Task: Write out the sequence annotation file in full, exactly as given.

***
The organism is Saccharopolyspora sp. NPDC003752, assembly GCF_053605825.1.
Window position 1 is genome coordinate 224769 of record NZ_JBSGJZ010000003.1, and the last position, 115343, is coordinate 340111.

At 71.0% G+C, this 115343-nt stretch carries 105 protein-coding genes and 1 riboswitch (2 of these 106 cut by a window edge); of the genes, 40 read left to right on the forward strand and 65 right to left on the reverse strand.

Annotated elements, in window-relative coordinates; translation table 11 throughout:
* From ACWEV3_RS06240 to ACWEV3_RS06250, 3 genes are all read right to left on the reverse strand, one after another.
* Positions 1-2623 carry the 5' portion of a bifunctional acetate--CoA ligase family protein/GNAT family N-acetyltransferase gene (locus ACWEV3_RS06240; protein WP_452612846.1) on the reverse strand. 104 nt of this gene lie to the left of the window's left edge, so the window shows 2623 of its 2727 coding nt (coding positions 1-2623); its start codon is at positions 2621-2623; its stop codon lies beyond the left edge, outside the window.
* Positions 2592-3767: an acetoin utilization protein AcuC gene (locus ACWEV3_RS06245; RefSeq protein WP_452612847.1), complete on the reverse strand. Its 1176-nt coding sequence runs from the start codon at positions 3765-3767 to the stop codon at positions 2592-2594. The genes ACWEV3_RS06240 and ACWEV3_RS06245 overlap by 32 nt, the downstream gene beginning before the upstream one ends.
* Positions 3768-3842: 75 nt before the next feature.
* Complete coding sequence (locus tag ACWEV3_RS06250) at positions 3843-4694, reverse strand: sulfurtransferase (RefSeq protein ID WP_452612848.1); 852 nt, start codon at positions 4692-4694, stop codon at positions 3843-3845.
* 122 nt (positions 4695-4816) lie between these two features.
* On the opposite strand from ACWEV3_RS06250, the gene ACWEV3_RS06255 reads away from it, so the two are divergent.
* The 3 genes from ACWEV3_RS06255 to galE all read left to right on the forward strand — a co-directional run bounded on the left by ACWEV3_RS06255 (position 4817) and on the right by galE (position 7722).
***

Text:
The organism is Saccharopolyspora sp. NPDC003752, assembly GCF_053605825.1.
Window position 1 is genome coordinate 224769 of record NZ_JBSGJZ010000003.1, and the last position, 115343, is coordinate 340111.

At 71.0% G+C, this 115343-nt stretch carries 105 protein-coding genes and 1 riboswitch (2 of these 106 cut by a window edge); of the genes, 40 read left to right on the forward strand and 65 right to left on the reverse strand.

Annotated elements, in window-relative coordinates; translation table 11 throughout:
* From ACWEV3_RS06240 to ACWEV3_RS06250, 3 genes are all read right to left on the reverse strand, one after another.
* Positions 1-2623 carry the 5' portion of a bifunctional acetate--CoA ligase family protein/GNAT family N-acetyltransferase gene (locus ACWEV3_RS06240; protein WP_452612846.1) on the reverse strand. 104 nt of this gene lie to the left of the window's left edge, so the window shows 2623 of its 2727 coding nt (coding positions 1-2623); its start codon is at positions 2621-2623; its stop codon lies beyond the left edge, outside the window.
* Positions 2592-3767: an acetoin utilization protein AcuC gene (locus ACWEV3_RS06245; RefSeq protein WP_452612847.1), complete on the reverse strand. Its 1176-nt coding sequence runs from the start codon at positions 3765-3767 to the stop codon at positions 2592-2594. The genes ACWEV3_RS06240 and ACWEV3_RS06245 overlap by 32 nt, the downstream gene beginning before the upstream one ends.
* Positions 3768-3842: 75 nt before the next feature.
* Complete coding sequence (locus tag ACWEV3_RS06250) at positions 3843-4694, reverse strand: sulfurtransferase (RefSeq protein ID WP_452612848.1); 852 nt, start codon at positions 4692-4694, stop codon at positions 3843-3845.
* 122 nt (positions 4695-4816) lie between these two features.
* On the opposite strand from ACWEV3_RS06250, the gene ACWEV3_RS06255 reads away from it, so the two are divergent.
* The 3 genes from ACWEV3_RS06255 to galE all read left to right on the forward strand — a co-directional run bounded on the left by ACWEV3_RS06255 (position 4817) and on the right by galE (position 7722).